The 20th century was a murderous one, far more so than any other...
Published on the eve of the 20th century, H. G. Wells’s ‘The War of the Worlds’ (1898) is much more than just a seminal work of science fiction...
China Flexes Its Muscles; Will President Trump Respond?
Jillian Melchior of the Wall Street Journal reports from the front lines of the protests.
There is war in Europe. No, I’m not using the historic present tense to evoke August 1914 (and rile John Humphrys). I’m talking about August 2014. What is happening in eastern Ukraine is war – “ambiguous war”, as a British parliamentary committee calls it, rather than outright, declared war between two sovereign states, but still war. And war rages around the edges of Europe, in Syria, Iraq and Gaza.
Former US National Security Advisor and Secretary of State, Henry Kissinger, has outlined his “path out of the Middle East collapse”, suggesting the US administration to define its new priorities and a new strategy in the region, as the old geopolitical structure, which lasted four decades, is currently “in shambles”, due to Russia's involvement.
Glimpses into the world of the celebrated thinkers who brought the atomic age to life. By Bertrand M. Patenaude.
Fifty years ago, a towering figure of the 20th century passed from the world scene...
Behind the headlines lies an old and basic question: in the clash between Islamism and the nation-state, who will win? By Charles Hill.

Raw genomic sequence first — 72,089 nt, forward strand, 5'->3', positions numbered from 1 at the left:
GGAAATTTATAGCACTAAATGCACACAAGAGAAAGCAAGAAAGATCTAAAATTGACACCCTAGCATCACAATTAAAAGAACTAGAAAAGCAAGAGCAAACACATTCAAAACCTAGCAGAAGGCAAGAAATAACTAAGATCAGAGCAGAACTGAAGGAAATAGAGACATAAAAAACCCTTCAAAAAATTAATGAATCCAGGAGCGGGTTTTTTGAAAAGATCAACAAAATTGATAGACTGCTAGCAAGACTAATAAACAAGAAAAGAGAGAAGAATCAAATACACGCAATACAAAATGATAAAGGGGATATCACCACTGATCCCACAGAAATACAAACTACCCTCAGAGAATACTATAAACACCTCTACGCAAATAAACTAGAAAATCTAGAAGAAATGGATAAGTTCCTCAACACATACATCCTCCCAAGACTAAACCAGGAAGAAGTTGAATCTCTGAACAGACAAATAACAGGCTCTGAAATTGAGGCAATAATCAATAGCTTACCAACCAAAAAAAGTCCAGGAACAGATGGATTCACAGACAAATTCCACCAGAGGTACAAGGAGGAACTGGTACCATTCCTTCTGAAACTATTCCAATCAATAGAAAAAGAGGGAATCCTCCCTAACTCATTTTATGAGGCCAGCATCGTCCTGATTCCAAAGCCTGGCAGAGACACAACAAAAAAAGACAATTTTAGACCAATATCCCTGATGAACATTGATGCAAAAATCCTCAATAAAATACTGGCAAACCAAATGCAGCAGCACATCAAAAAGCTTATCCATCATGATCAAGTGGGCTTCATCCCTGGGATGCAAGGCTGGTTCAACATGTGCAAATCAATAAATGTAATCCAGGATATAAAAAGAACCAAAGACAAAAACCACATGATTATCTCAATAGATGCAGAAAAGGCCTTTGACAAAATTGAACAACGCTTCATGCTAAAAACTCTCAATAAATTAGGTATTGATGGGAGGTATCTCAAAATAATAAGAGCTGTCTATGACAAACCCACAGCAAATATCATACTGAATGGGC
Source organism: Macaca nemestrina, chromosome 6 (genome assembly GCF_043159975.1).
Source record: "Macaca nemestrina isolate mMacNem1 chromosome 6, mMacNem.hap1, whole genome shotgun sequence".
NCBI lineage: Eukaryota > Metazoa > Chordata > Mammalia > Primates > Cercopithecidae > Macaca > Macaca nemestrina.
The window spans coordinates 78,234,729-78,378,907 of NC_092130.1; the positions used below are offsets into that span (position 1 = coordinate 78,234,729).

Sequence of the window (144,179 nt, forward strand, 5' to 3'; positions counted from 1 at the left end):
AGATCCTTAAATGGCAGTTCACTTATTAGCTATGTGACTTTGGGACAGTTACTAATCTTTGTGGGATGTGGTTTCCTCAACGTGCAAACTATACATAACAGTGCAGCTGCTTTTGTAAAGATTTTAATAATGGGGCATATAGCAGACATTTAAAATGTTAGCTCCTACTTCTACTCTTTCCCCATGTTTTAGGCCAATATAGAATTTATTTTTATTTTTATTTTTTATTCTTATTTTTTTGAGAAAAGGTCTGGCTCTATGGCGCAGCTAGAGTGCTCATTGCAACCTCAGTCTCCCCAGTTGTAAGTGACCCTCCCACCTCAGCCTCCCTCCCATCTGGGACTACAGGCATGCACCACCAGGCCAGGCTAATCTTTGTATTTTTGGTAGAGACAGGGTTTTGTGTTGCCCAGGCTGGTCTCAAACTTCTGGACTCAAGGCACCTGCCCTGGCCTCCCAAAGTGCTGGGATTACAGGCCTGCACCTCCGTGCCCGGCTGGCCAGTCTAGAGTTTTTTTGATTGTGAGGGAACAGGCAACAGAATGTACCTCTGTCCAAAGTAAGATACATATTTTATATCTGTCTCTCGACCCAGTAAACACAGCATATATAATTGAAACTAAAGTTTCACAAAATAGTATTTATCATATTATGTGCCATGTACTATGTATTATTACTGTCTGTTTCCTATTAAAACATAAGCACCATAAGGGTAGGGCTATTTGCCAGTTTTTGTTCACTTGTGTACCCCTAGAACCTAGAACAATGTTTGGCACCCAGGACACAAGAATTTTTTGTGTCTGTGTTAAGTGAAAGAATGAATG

Yugoslavia was created as a new state in 1918, composed of areas that had never been under a common unified government, and which for centuries had been under the domination of foreign powers...
To say that Henry Kissinger is the most controversial of twentieth-century American Secretaries of State would be an understatement...
With all the problems facing this country, both in Iraq and at home, why is Congress spending time trying to pass a resolution condemning the massacre of Armenians in the Ottoman Empire nearly a century ago?
In his latest book, The War of the World, historian Niall Ferguson explains why the twentieth century was the bloodiest in modern history, and why he thinks it could happen again...
A century before there was the drone, there was the zeppelin. As a weapon of terror, the airship had no equal at the start of the First World War.
It is a century since the execution of Russia’s last tsar and his family after the revolution that established the Soviet Union, a massacre that still raises questions today.
Are genocides a thing of the past? Senior Hoover Fellow Norman Naimark argues no.
In this week's New York Times Book Review, a historian reviewing a major new work of 20th-century history, Oxford and Harvard Professor Niall Ferguson's "The War of the World," notes that "Ferguson argues that the Western powers should have gone to war in 1938, which would most likely have avoided much of the horror of World War II..."
World War II ended 74 years ago. But even in the 21st century, the lasting effects endure, both psychological and material. After all, the war took more than 60 million lives, redrew the map of Europe and ended with the Soviet Union and the United States locked in a Cold War of nuclear superpowers.
Charles Hill analyzes the refusal of the ideologues of pan-Islam to accept the boundaries and responsibilities of the order of states.